Ramblings from the Desert

The man who trades freedom for security does not deserve nor will he ever receive either. ~Benjamin Franklin

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Location: New Mexico

Author of the urban fantasy novel, The Music of Chaos, and the paranormal romance, The Canvas Thief.

Tuesday, November 01, 2005

Define Scrub

Cursed scrubbing bubbles, ye lied.

Anyone remember those old commercials for the Scrubbing Bubble cleanser? One spray would unleash a battalion of cheerful bubbles, each coasting on tiny scrub brushes. They'd swarm over a bathroom's soiled surfaces with the aplomb of an Olympic figure skater. In their wake, they'd leave a brilliant shine. The kind of animated shine that flared like a star and made a champagne glass ping.

When I was a child, the idea of super-smart bubbles was fascinating--playmates in a pressurized can. As an adult, my interest is derived from one of the seven sins--sloth. I mean, it's not like I really think that useful intelligence can be found in the collusion of detergent and surface tension. But by definition, "scrubbing" bubbles implies "not-scrubbing" Pat.

Cleaning isn't a priority in my life, but sometimes the pride of homeownership kicks in, especially when the impact of sentient soap scum on resale value is considered:

"The perfect home for a single or the home bound. Enjoy scintillating conversation with the soap scum on those lonely evenings."

I've sent all the usual chemical heroes into that retched hive of villainy and soap scum, The Shower. The only cleaners that make a dent also give off fumes that kill brain cells. So, on a recent shopping trip, when I saw the can of Scrubbing Bubbles, festooned with a smiling bubble, I chucked it in the cart.

At home, I apply the merry maids in a bottle to the shower.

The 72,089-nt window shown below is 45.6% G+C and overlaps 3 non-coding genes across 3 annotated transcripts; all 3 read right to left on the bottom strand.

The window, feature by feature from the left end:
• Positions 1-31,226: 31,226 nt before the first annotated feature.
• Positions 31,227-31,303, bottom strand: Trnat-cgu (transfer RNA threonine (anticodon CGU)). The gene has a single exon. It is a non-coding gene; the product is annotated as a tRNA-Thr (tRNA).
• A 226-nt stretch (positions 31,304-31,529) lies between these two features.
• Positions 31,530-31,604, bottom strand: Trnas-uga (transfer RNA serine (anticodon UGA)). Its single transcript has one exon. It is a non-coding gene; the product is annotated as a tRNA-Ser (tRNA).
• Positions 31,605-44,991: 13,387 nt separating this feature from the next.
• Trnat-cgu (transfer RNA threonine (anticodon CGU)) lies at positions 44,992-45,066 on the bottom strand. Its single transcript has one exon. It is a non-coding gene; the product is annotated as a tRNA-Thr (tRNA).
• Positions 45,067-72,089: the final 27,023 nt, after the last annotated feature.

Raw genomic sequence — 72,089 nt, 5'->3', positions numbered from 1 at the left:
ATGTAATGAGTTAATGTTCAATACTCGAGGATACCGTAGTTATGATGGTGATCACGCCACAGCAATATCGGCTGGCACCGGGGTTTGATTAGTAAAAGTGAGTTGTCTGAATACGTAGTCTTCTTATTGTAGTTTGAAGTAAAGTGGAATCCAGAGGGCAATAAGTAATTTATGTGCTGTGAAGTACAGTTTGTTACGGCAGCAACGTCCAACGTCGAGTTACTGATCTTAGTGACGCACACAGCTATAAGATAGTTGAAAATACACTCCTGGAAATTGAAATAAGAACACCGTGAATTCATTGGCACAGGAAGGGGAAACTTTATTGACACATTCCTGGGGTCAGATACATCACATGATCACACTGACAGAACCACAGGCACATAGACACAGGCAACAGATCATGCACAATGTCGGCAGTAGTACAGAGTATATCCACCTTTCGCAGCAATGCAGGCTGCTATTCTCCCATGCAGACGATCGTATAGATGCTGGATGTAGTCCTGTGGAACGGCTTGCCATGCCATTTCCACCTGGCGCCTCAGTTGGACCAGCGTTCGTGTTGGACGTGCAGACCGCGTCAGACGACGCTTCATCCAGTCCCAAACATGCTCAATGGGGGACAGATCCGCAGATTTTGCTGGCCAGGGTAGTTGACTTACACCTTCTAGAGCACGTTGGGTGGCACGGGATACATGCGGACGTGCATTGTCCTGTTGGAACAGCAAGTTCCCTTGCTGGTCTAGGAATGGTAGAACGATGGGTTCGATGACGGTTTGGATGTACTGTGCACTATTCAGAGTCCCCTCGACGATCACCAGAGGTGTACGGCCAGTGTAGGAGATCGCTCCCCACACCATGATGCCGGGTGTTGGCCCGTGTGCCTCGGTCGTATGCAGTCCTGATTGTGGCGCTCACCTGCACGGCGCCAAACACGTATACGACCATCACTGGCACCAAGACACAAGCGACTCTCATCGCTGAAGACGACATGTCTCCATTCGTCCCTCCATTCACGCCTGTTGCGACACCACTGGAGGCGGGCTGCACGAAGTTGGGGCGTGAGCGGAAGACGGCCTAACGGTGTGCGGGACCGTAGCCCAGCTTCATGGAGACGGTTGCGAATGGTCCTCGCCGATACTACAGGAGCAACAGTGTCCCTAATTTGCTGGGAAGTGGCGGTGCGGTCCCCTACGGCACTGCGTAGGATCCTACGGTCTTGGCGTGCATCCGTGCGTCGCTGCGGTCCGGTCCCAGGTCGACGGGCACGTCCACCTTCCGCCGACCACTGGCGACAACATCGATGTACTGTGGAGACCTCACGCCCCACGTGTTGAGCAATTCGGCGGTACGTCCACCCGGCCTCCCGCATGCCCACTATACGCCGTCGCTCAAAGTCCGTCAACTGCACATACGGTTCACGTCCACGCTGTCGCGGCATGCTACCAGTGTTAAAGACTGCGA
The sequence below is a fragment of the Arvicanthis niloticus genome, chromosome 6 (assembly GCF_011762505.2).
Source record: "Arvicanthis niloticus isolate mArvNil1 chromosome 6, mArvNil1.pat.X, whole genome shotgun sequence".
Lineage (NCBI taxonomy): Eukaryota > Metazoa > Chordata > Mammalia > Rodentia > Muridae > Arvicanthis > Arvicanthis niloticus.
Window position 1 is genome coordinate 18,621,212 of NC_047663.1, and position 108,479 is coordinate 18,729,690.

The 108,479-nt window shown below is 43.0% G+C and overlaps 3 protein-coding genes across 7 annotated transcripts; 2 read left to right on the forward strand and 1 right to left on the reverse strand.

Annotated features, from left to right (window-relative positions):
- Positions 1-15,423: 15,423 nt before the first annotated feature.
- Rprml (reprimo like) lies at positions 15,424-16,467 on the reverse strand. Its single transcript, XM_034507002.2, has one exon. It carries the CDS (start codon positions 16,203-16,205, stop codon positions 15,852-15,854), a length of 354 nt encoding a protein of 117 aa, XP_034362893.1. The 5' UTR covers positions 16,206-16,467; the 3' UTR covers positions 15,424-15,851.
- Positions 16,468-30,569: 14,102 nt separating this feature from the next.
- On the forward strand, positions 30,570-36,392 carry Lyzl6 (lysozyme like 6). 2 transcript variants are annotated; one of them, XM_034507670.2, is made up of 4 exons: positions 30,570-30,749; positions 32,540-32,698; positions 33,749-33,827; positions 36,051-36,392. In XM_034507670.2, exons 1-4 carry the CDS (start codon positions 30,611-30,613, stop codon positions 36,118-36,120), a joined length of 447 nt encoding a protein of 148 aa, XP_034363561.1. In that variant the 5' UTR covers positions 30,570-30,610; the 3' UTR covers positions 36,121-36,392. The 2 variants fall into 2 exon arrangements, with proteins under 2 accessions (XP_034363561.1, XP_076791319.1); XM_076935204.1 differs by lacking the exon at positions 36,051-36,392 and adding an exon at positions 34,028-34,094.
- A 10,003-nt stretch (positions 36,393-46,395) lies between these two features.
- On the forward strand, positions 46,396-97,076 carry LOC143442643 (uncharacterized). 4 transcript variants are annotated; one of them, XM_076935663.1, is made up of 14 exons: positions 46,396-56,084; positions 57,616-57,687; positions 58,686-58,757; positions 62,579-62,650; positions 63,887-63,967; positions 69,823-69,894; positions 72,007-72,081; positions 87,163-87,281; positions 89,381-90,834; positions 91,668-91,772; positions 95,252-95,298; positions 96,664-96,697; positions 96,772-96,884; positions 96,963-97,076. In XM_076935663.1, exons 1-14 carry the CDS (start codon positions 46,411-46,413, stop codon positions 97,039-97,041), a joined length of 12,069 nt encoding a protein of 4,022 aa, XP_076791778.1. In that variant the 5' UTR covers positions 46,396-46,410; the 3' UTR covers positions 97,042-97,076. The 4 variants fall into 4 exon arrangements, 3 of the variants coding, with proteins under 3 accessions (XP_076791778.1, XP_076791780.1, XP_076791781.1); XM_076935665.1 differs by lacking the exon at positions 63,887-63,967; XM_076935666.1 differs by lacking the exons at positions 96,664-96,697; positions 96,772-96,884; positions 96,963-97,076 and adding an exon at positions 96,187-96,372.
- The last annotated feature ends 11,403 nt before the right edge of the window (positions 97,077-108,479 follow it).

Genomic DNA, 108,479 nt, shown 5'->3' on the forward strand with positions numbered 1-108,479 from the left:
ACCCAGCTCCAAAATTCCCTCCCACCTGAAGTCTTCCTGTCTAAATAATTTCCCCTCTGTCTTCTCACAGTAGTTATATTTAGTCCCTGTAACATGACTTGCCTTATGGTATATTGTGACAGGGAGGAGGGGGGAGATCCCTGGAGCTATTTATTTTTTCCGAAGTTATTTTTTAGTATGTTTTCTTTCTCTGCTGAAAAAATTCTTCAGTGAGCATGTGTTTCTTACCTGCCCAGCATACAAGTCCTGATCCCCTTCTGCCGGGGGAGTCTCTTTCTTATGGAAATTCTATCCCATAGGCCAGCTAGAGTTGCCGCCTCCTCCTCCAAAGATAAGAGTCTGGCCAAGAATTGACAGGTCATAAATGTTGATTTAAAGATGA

The spray tip is partially clogged. The cleaner spurts from the can with the sound of wet fart. The clog dam bursts and a foamy mist covers the shower surface. The bubbles hit the soap scum and hiss ferociously, but otherwise, not much happens.

The can says to allow the cleaner to penetrate dirt and soap scum. Huh. Perhaps the bubbles are shy. I wander off.

I return several minutes later, sponge in hand. The instructions say to wipe clean. I wipe. The soap scum is soft...like gum. The sponge sinks into the softened filth. I am now smearing scum into artful designs. I work at it a little longer, putting muscle into the effort and some of the dirt departs the shower.

Before I realize it, I'm scrubbing. Scrubbing. I pick up the can and curse. Sure they loosened the scum and the bathroom doesn't smell like a Super Fund site, but "Thar be no scrub in them thar bubbles." I am pirate-y peeved.

In the absence of happy bubbles, there should be hard-working, scrubbing bubbles. Surly bubbles? No problem, so long as they scrub. But I shouldn't be swabbing the deck.

At this point, I decide to play the feminist card. Scrubbing Bubbles are just a right-wing ploy to keep me on my knees, cleaning, too stupified to do any thinking. Striking a blow against The Man, I walk away, leaving the half-clean shower.

(*Unfortunately, The Man in this case is my poor husband, the great guy who cooks dinner every night. He studies the artistically smeared soap scum and discarded sponge and wonders what the hell distracted his nutty wife this time. )


Graphics and Content Copyright © Patricia Kirby 2005